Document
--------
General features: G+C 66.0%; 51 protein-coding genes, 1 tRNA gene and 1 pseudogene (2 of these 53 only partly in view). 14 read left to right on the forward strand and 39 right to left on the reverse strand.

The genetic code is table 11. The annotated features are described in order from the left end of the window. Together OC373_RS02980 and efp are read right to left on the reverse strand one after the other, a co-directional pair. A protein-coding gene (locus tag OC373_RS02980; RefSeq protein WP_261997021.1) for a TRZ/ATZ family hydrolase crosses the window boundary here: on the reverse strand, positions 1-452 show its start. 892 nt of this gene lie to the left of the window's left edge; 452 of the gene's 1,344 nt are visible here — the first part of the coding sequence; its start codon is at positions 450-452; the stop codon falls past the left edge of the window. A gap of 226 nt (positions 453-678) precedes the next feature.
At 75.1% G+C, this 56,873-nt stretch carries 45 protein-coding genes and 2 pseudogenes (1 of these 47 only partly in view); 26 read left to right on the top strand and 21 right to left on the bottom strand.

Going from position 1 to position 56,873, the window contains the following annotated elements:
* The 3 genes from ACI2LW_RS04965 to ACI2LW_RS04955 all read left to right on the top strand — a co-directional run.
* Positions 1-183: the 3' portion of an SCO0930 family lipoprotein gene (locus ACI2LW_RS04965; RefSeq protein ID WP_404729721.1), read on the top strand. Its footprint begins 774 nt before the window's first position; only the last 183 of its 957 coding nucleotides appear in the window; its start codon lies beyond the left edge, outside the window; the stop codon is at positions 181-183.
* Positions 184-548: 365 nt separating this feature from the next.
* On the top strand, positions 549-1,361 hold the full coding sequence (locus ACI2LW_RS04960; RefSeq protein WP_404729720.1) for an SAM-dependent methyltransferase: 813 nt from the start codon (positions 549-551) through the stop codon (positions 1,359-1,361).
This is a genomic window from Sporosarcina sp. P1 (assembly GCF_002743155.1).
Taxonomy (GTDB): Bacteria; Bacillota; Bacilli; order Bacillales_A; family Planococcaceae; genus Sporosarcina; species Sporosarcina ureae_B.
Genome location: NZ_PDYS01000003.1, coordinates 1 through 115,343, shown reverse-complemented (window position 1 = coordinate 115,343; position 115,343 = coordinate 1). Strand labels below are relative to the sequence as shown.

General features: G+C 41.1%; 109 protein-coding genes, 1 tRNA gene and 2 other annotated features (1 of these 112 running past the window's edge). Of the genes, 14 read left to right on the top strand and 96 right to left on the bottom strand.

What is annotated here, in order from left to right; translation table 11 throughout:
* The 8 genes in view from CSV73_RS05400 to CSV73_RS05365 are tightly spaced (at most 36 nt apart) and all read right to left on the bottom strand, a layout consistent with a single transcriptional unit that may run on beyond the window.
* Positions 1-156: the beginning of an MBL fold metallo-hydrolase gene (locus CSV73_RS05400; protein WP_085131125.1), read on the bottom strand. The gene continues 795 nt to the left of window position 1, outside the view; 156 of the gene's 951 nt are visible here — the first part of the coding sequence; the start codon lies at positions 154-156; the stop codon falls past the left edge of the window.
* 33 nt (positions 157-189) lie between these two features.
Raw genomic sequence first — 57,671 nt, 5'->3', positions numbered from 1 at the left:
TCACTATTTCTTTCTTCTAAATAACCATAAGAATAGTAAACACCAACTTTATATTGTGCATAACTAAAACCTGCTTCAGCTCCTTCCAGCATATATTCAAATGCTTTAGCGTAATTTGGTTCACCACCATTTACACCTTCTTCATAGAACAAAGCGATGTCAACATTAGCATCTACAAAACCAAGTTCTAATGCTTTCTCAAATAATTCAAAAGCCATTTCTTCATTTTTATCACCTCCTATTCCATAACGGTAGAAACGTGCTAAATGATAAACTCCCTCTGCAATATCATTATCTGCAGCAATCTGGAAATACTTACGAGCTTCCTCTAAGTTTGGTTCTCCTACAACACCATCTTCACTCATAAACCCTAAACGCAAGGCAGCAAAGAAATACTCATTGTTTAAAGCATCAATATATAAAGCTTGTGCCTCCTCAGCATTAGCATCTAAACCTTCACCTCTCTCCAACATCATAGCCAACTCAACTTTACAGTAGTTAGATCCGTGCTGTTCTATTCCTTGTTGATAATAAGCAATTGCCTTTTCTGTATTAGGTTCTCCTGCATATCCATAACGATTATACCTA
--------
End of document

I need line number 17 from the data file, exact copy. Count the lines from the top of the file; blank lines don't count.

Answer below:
Raw genomic sequence first — 57,671 nt, 5'->3', positions numbered from 1 at the left: